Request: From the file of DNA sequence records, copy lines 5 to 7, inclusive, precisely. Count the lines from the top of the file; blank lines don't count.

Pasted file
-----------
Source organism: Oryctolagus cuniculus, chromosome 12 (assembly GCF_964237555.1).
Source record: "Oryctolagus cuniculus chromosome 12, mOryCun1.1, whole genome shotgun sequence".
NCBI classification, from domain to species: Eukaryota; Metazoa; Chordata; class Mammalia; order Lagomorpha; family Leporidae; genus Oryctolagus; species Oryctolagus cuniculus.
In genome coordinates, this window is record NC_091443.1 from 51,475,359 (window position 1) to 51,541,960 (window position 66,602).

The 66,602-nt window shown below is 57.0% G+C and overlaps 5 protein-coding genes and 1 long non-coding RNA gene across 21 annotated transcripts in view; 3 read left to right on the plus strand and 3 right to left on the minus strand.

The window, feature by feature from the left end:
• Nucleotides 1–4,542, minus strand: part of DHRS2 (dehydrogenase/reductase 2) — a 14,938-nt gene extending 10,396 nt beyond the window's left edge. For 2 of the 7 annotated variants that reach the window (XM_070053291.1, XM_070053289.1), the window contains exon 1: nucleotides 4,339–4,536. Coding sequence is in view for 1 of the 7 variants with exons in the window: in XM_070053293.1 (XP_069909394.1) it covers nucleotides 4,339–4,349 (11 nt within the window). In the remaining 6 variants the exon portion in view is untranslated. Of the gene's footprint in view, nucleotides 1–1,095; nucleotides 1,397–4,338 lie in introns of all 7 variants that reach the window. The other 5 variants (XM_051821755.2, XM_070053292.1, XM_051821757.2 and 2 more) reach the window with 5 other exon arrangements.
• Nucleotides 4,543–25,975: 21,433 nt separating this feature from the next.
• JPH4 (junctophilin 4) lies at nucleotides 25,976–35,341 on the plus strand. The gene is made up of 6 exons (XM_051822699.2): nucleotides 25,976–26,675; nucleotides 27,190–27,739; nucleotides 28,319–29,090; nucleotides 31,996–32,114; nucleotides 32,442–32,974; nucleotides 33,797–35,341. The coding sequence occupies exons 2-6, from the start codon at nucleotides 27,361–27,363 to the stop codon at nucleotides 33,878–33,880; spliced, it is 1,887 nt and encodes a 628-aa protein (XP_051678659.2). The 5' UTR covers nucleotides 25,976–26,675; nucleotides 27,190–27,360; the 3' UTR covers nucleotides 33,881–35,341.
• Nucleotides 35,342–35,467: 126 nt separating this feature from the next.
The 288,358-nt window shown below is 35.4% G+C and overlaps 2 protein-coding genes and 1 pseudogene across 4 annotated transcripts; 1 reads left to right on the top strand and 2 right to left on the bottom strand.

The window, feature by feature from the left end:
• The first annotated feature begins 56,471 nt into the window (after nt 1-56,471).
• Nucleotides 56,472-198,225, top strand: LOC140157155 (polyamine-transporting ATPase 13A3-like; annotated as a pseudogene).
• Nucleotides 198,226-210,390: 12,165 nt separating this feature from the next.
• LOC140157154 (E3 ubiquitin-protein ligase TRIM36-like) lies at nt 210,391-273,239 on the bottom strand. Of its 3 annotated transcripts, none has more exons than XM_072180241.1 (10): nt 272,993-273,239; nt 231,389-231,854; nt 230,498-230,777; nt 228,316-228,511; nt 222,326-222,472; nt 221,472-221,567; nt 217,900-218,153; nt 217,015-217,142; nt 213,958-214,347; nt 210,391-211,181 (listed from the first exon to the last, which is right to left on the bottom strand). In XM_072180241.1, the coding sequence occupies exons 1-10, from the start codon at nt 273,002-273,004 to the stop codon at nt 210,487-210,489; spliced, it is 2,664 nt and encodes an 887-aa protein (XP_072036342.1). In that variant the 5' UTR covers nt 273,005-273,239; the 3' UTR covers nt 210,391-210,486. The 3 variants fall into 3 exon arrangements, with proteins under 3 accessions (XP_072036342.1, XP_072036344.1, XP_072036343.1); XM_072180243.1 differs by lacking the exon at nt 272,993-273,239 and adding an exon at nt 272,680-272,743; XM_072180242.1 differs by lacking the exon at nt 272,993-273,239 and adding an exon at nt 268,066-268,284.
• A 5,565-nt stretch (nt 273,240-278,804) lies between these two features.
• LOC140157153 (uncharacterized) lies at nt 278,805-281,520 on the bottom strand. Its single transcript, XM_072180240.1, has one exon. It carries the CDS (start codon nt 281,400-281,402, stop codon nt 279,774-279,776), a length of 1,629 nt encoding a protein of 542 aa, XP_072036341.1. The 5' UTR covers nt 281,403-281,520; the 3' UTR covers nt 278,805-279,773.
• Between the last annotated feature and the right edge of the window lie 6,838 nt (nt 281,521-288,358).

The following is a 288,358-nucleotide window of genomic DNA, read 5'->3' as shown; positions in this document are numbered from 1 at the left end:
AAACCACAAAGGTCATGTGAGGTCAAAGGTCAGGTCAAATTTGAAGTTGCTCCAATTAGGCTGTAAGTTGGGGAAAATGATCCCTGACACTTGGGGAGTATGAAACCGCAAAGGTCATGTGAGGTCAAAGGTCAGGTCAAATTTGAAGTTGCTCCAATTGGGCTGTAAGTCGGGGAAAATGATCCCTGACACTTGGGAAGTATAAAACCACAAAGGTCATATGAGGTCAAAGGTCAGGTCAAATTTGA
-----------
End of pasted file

The 66,602-nt window shown below is 57.0% G+C and overlaps 5 protein-coding genes and 1 long non-coding RNA gene across 21 annotated transcripts in view; 3 read left to right on the plus strand and 3 right to left on the minus strand.

The window, feature by feature from the left end:
• Nucleotides 1–4,542, minus strand: part of DHRS2 (dehydrogenase/reductase 2) — a 14,938-nt gene extending 10,396 nt beyond the window's left edge. For 2 of the 7 annotated variants that reach the window (XM_070053291.1, XM_070053289.1), the window contains exon 1: nucleotides 4,339–4,536. Coding sequence is in view for 1 of the 7 variants with exons in the window: in XM_070053293.1 (XP_069909394.1) it covers nucleotides 4,339–4,349 (11 nt within the window). In the remaining 6 variants the exon portion in view is untranslated. Of the gene's footprint in view, nucleotides 1–1,095; nucleotides 1,397–4,338 lie in introns of all 7 variants that reach the window. The other 5 variants (XM_051821755.2, XM_070053292.1, XM_051821757.2 and 2 more) reach the window with 5 other exon arrangements.